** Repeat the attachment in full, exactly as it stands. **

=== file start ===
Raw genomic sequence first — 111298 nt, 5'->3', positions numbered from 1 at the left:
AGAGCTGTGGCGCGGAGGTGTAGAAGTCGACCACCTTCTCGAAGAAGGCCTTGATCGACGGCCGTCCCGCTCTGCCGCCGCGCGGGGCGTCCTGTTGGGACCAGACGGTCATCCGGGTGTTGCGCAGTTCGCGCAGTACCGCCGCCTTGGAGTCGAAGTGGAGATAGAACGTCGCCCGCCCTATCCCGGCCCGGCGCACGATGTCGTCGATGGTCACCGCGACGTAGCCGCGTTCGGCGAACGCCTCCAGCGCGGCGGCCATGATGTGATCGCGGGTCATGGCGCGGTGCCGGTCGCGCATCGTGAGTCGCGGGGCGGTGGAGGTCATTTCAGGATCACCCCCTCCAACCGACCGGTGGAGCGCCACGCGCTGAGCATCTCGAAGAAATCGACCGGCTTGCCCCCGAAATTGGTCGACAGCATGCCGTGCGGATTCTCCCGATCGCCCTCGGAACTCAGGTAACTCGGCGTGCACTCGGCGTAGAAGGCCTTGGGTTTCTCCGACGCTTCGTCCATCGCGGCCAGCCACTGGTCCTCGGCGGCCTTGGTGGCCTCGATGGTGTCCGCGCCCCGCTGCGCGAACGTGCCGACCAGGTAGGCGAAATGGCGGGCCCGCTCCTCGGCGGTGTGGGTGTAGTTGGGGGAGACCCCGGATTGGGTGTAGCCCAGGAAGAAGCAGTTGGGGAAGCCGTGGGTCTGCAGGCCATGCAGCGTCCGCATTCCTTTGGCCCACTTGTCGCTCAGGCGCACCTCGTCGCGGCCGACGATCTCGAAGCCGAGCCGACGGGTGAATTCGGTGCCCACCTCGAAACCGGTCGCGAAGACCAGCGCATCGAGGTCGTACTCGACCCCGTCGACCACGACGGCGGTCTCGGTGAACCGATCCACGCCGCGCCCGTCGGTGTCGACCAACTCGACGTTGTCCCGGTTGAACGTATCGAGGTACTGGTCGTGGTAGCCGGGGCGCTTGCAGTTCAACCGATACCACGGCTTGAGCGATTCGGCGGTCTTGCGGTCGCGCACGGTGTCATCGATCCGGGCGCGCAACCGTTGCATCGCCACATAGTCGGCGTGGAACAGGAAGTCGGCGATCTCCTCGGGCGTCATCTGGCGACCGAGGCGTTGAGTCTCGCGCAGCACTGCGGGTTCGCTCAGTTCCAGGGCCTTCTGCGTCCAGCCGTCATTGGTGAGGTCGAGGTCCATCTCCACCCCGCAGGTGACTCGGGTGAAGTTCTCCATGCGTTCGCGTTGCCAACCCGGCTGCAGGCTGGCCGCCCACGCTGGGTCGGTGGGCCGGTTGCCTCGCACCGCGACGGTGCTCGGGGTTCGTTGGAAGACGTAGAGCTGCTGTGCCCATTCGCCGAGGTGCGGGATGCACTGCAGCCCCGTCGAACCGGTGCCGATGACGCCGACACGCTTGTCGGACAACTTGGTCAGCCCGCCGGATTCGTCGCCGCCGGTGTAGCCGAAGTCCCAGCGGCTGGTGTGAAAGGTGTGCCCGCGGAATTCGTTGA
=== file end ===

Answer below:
Raw genomic sequence first — 111298 nt, 5'->3', positions numbered from 1 at the left:
AGAGCTGTGGCGCGGAGGTGTAGAAGTCGACCACCTTCTCGAAGAAGGCCTTGATCGACGGCCGTCCCGCTCTGCCGCCGCGCGGGGCGTCCTGTTGGGACCAGACGGTCATCCGGGTGTTGCGCAGTTCGCGCAGTACCGCCGCCTTGGAGTCGAAGTGGAGATAGAACGTCGCCCGCCCTATCCCGGCCCGGCGCACGATGTCGTCGATGGTCACCGCGACGTAGCCGCGTTCGGCGAACGCCTCCAGCGCGGCGGCCATGATGTGATCGCGGGTCATGGCGCGGTGCCGGTCGCGCATCGTGAGTCGCGGGGCGGTGGAGGTCATTTCAGGATCACCCCCTCCAACCGACCGGTGGAGCGCCACGCGCTGAGCATCTCGAAGAAATCGACCGGCTTGCCCCCGAAATTGGTCGACAGCATGCCGTGCGGATTCTCCCGATCGCCCTCGGAACTCAGGTAACTCGGCGTGCACTCGGCGTAGAAGGCCTTGGGTTTCTCCGACGCTTCGTCCATCGCGGCCAGCCACTGGTCCTCGGCGGCCTTGGTGGCCTCGATGGTGTCCGCGCCCCGCTGCGCGAACGTGCCGACCAGGTAGGCGAAATGGCGGGCCCGCTCCTCGGCGGTGTGGGTGTAGTTGGGGGAGACCCCGGATTGGGTGTAGCCCAGGAAGAAGCAGTTGGGGAAGCCGTGGGTCTGCAGGCCATGCAGCGTCCGCATTCCTTTGGCCCACTTGTCGCTCAGGCGCACCTCGTCGCGGCCGACGATCTCGAAGCCGAGCCGACGGGTGAATTCGGTGCCCACCTCGAAACCGGTCGCGAAGACCAGCGCATCGAGGTCGTACTCGACCCCGTCGACCACGACGGCGGTCTCGGTGAACCGATCCACGCCGCGCCCGTCGGTGTCGACCAACTCGACGTTGTCCCGGTTGAACGTATCGAGGTACTGGTCGTGGTAGCCGGGGCGCTTGCAGTTCAACCGATACCACGGCTTGAGCGATTCGGCGGTCTTGCGGTCGCGCACGGTGTCATCGATCCGGGCGCGCAACCGTTGCATCGCCACATAGTCGGCGTGGAACAGGAAGTCGGCGATCTCCTCGGGCGTCATCTGGCGACCGAGGCGTTGAGTCTCGCGCAGCACTGCGGGTTCGCTCAGTTCCAGGGCCTTCTGCGTCCAGCCGTCATTGGTGAGGTCGAGGTCCATCTCCACCCCGCAGGTGACTCGGGTGAAGTTCTCCATGCGTTCGCGTTGCCAACCCGGCTGCAGGCTGGCCGCCCACGCTGGGTCGGTGGGCCGGTTGCCTCGCACCGCGACGGTGCTCGGGGTTCGTTGGAAGACGTAGAGCTGCTGTGCCCATTCGCCGAGGTGCGGGATGCACTGCAGCCCCGTCGAACCGGTGCCGATGACGCCGACACGCTTGTCGGACAACTTGGTCAGCCCGCCGGATTCGTCGCCGCCGGTGTAGCCGAAGTCCCAGCGGCTGGTGTGAAAGGTGTGCCCGCGGAATTCGTTGA